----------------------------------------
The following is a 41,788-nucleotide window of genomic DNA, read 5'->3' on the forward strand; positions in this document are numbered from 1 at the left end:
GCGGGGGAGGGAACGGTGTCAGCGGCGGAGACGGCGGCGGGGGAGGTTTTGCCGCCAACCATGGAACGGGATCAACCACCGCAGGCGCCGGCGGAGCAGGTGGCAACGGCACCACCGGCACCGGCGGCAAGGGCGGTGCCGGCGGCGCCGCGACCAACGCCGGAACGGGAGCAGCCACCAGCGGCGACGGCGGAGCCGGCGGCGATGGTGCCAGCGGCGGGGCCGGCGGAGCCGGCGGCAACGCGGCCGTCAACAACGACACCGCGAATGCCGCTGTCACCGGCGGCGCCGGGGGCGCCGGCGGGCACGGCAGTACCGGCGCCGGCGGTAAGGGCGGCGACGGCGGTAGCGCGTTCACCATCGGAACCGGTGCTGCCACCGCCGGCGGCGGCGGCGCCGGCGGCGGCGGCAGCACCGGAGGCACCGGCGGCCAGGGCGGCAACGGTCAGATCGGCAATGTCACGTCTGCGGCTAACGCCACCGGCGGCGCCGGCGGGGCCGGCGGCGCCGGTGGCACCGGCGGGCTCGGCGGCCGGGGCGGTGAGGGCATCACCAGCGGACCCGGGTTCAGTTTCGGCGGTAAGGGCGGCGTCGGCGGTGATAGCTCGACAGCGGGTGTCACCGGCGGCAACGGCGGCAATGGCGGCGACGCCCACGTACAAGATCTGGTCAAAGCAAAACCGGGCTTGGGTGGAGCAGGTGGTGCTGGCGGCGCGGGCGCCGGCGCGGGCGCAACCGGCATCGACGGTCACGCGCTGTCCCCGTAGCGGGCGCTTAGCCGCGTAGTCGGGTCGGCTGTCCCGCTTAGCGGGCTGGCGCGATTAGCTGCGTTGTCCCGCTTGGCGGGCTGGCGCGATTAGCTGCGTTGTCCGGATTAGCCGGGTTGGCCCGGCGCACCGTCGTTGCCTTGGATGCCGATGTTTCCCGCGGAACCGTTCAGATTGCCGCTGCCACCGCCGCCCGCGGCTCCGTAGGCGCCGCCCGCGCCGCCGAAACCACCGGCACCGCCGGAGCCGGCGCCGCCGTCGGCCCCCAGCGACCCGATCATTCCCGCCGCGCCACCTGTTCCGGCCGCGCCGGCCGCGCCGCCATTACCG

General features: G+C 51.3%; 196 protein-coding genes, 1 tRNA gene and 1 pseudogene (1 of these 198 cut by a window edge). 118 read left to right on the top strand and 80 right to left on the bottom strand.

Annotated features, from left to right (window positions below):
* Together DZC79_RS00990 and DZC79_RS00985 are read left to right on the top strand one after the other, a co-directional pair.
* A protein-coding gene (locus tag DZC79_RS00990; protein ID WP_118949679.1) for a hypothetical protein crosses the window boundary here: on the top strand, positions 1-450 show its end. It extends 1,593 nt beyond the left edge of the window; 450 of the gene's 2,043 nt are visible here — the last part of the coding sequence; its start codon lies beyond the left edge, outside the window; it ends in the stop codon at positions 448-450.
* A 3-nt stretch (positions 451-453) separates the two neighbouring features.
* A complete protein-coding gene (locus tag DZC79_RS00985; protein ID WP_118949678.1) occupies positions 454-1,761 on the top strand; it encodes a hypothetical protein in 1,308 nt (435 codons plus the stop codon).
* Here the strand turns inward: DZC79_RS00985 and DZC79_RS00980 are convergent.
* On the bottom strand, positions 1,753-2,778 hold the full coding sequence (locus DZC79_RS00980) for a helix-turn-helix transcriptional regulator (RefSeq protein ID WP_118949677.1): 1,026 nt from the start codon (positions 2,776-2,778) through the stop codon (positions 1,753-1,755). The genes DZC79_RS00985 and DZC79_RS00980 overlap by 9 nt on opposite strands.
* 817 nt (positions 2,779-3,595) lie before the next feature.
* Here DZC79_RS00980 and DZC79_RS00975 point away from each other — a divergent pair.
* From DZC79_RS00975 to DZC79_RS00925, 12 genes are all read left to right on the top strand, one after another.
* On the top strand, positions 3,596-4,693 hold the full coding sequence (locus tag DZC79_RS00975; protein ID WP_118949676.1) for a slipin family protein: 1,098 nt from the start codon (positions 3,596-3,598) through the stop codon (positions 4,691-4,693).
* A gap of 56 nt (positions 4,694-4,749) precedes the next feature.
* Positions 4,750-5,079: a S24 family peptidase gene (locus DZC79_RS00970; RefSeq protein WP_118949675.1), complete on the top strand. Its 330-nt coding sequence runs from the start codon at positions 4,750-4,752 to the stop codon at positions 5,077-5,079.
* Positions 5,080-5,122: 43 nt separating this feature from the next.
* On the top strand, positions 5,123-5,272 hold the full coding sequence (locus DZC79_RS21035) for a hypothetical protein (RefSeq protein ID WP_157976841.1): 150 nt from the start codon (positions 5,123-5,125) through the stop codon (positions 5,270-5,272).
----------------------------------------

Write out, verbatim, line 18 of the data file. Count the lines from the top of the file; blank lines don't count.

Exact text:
* On the top strand, positions 5,123-5,272 hold the full coding sequence (locus DZC79_RS21035) for a hypothetical protein (RefSeq protein ID WP_157976841.1): 150 nt from the start codon (positions 5,123-5,125) through the stop codon (positions 5,270-5,272).